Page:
Letter from the Publisher
"Over the past decade the Oxford Handbook series has emerged as one of the most celebrated publishing programs at the Press. The series now spans seventeen disciplines, and the titles published through it feature the world’s leading scholars contributing cutting-edge research. An Oxford Handbook advances an original conception of the field through a definitive collection of essays, each of which provides a survey of the current state of scholarly debate and an original argument about the future direction of research.
In 2009 the series went digital with the release of Oxford Handbooks Online (OHO), which included four disciplines: business and management, philosophy, religion, and political science. A sophisticated platform for its time, OHO has been highly praised and it continues to be actively used by scholars, faculty, and students across the globe.
We have monitored site use since the initial launch and conducted several intensive research initiatives to assess the ways changing research habits were influencing how scholars, students, and our authors used OHO. Our findings were compelling. First, we saw that online users are searching and browsing at the chapter level and not the book level. Not surprisingly, we found unanimous demand for a reduction in the time between peer-review and publication. Last, we found users expect our digital program to be faster to respond to developments in the field.
The updated version of Oxford Handbooks Online builds on these insights to better respond to the needs of our academic users. The new OHO has a re-engineered site design that better fits how we have seen researchers want to access the content, making it easier to search, browse, link between, and discover the large number of individual articles that are found in the site. We have also reconceived the publishing process itself to ensure that we are able to release new scholarship at the faster pace of digital.
How will we do that? To begin with, on the new OHO we have the ability to publish individual Handbook chapters online prior to their release in print, thus significantly reducing the lag between when a chapter is written and peer-reviewed and when it is made available to researchers. Second, we will be publishing online-only essays on emerging areas of research too new and too narrow to be included in a Handbook volume. Last, we now have the ability to update individual articles, whether they originally appeared in a Handbook or are published online, at any point, and a full version history will be available so scholars can track those updates.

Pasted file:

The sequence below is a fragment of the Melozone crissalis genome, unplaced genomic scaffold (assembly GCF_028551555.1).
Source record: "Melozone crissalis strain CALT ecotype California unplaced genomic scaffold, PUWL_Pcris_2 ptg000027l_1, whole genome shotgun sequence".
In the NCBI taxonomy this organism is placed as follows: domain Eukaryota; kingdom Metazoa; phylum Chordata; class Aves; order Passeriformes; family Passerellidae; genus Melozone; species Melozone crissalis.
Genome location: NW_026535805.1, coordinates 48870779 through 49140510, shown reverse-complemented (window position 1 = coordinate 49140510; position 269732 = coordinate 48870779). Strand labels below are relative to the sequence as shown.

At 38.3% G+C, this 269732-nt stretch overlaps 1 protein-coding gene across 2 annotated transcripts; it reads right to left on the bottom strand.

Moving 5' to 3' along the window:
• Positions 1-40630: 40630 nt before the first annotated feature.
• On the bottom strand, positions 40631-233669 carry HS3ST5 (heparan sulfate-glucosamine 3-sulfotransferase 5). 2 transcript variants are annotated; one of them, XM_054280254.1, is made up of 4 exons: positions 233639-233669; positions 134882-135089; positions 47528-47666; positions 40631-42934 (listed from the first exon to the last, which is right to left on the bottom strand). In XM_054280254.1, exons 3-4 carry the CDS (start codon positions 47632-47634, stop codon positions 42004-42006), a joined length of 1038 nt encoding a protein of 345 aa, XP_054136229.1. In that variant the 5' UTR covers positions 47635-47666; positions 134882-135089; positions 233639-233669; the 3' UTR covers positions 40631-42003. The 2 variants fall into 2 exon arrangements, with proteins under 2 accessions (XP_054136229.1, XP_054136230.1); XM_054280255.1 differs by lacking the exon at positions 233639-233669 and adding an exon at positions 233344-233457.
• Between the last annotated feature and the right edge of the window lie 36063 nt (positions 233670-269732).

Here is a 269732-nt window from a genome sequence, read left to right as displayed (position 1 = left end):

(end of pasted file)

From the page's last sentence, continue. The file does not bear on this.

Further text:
To provide editorial guidance and ensure the quality of our digital publishing, we have appointed Editors in Chief and Editorial Boards to oversee each of the seventeen disciplines in the program. We are very proud of this founding group of Editors, all of whom are distinguished scholars in their fields. The Editor in Chief and Board have a high-level view of all of our publishing plans, in print and online, within their discipline. They recommend topics and authors for online articles, oversee the peer-review process for these articles, and advise OUP on articles that need to be updated. With guidance from our Editors, we will have a responsive publishing program that can react in real-time to developments in the field.
In addition to these changes in the site functionality and publishing process, we are also greatly expanding the number of disciplines included in Oxford Handbooks Online so that every Oxford Handbook in print is represented on the new site, which takes us from the current four disciplines to a total of seventeen. When the site relaunches it will include over 10,000 individual articles, and we will be adding new articles every month.
The new OHO is bigger and better than ever before with much more content, a more dynamic and faster publishing program, and an improved digital platform with state-of-the-art search, share, and discoverability tools, and for the first time active Editors in Chief and Boards in each discipline. Users familiar with the old site will notice other smaller functionality improvements, such as sub-discipline filters for search and browse results and cleaner abstracts and keywords. Taken as a whole, I think these changes will have a transformative effect on Oxford Handbooks Online, making the digital side of the Oxford Handbooks series a much better fit for the digital medium.
Oxford University Press